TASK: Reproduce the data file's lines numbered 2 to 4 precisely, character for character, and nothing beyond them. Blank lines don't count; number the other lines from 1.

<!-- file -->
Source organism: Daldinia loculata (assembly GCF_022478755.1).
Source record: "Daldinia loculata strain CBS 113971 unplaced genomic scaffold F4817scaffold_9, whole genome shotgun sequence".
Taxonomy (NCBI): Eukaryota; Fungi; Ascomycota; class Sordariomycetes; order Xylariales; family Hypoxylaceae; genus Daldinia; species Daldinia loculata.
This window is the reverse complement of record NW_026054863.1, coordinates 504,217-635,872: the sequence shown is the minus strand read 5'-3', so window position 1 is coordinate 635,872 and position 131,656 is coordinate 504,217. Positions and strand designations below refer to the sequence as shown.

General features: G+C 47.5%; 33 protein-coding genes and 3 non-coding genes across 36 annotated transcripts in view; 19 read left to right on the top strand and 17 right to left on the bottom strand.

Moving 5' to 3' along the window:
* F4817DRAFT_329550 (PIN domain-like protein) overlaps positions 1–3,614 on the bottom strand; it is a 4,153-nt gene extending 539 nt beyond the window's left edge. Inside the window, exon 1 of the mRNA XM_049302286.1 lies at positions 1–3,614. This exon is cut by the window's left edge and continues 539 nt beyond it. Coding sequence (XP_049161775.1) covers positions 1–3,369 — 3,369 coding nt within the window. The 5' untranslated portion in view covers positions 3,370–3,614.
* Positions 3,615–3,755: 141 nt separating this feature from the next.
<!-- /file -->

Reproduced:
Source record: "Daldinia loculata strain CBS 113971 unplaced genomic scaffold F4817scaffold_9, whole genome shotgun sequence".
Taxonomy (NCBI): Eukaryota; Fungi; Ascomycota; class Sordariomycetes; order Xylariales; family Hypoxylaceae; genus Daldinia; species Daldinia loculata.
This window is the reverse complement of record NW_026054863.1, coordinates 504,217-635,872: the sequence shown is the minus strand read 5'-3', so window position 1 is coordinate 635,872 and position 131,656 is coordinate 504,217. Positions and strand designations below refer to the sequence as shown.